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First Person Singular: Rodman's Discount Food and Drug manager Charlie Miller

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Sunday, May 9, 2010

I was working in my father's liquor store in Southeast on Pennsylvania Avenue when I was 6. I would wait on the kids, sell 'em candy, eat my father out of house and home. He'd take me on deliveries. What I loved the most was going to breakfast with him. Everyone knew who he was. Everyone liked him. That was pretty cool to see your dad like that.

We did things crazy, though. We ate dinner at 10. He used to go the movies with me and fall asleep. But he was the best dad any kid could have. I did the same things with my kids. I worked hard, crazy hours, but I never missed what mattered.

When I started working for Rodman's in 2005, instead of for myself, I was a little nervous. When you work with your own family, you can say whatever you want and make up for it later. And you call the shots. But the stress is 24-7; family time is work time; work time is family time.

When I'm not here, I'm still here in my head. If I go to a chain grocery store, I'm checking out the stock, checking out the prices and loving it when their customer service is horrible. I'm Type A. I like to be in the middle of things. I can't be on the sidelines. If I'm not in the middle of things, I'm worried about what's going on. I'm hands-on. You want to know where the South African food is? Looking for a certain wine? Let me show you. I stock shelves; I'll help unload. I'm no cube guy.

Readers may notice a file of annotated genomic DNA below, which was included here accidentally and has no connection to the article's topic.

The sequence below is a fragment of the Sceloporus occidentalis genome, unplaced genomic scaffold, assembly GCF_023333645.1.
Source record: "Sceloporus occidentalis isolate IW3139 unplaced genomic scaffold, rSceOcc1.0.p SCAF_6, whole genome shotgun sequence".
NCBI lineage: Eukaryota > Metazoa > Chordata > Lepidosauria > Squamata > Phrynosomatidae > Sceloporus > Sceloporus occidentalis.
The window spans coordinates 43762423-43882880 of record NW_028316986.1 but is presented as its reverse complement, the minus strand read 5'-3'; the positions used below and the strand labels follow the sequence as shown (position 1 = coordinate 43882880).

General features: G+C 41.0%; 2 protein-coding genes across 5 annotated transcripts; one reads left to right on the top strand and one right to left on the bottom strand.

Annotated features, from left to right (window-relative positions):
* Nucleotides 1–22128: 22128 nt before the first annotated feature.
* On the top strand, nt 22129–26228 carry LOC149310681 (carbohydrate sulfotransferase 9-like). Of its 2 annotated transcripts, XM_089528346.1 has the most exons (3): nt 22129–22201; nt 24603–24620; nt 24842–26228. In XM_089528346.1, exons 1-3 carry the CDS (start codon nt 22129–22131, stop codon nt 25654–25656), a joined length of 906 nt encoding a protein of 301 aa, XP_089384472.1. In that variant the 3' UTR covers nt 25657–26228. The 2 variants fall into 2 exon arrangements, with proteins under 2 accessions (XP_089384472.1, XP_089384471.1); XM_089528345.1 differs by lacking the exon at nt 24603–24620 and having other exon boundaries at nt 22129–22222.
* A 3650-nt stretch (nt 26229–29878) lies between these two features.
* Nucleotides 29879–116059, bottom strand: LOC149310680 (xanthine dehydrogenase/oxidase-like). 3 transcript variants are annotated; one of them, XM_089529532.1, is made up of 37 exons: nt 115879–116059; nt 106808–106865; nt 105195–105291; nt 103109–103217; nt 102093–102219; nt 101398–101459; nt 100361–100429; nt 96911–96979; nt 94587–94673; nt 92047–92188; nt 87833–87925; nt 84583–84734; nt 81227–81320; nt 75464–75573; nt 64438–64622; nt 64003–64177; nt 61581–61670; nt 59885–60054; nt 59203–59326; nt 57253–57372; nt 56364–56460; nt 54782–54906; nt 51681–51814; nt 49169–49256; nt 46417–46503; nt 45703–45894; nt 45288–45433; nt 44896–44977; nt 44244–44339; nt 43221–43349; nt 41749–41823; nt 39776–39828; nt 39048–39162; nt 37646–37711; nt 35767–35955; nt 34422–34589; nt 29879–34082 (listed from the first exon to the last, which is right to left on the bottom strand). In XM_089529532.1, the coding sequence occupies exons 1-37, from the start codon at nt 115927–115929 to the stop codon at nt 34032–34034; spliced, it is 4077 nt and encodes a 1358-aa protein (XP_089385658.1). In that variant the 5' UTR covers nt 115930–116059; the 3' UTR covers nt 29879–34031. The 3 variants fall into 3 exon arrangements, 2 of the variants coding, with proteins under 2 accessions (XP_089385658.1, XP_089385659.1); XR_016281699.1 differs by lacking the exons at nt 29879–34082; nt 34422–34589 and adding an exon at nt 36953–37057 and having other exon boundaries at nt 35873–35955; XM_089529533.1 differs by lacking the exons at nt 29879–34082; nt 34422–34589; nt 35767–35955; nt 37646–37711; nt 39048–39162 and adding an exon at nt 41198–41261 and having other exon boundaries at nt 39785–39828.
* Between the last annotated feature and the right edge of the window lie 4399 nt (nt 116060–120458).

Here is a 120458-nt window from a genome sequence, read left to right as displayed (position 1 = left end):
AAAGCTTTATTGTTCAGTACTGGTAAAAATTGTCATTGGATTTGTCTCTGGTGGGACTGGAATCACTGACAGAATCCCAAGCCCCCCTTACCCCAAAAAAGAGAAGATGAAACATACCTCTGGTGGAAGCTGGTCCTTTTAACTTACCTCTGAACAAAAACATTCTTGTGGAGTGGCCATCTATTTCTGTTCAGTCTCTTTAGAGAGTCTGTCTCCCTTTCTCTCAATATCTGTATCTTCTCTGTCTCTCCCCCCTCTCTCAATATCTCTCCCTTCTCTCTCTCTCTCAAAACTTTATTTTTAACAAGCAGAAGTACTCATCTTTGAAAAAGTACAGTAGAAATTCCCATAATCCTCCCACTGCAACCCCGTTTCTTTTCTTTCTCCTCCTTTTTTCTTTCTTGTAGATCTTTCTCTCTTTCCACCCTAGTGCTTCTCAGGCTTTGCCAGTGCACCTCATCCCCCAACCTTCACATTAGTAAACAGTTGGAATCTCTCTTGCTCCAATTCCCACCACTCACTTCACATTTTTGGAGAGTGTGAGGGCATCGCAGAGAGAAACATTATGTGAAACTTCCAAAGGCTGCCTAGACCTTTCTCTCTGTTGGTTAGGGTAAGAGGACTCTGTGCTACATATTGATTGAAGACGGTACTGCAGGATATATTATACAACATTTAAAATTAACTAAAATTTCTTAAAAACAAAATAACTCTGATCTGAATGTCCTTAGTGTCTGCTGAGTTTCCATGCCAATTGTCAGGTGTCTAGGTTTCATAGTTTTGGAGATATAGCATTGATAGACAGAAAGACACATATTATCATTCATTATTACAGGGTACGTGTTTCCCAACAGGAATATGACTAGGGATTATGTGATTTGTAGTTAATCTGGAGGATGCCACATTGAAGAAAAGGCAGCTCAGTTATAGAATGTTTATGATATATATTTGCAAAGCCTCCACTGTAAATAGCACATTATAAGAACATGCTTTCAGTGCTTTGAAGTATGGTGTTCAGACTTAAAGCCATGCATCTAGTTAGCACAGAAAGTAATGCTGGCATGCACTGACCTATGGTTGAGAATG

I walk the aisles, with this phone to my ear, talking to vendors, negotiating prices and making sure that shipment gets here when it's supposed to. Over Christmas, I lost 14 pounds, just walking the store. "Where's this?" "Where's that?" I hear it all day long, and it doesn't get old. You have a question, I'm going to listen. I bet I know 60 percent of our customers by name, and the new ones, I'm working on. I want to know how you're feeling after that surgery, how the grandkids are. That's why Rodman's is different. I've got customers who are 102, and they're not just coming in because they like the cheese -- they like to be treated like a human.

My dad would be proud of what I'm doing at Rodman's. His lesson sticks: The store comes first. That's just the way I was raised. I can't ever turn it off, but I am trying to learn how to turn it down.

Interview by Amanda Long


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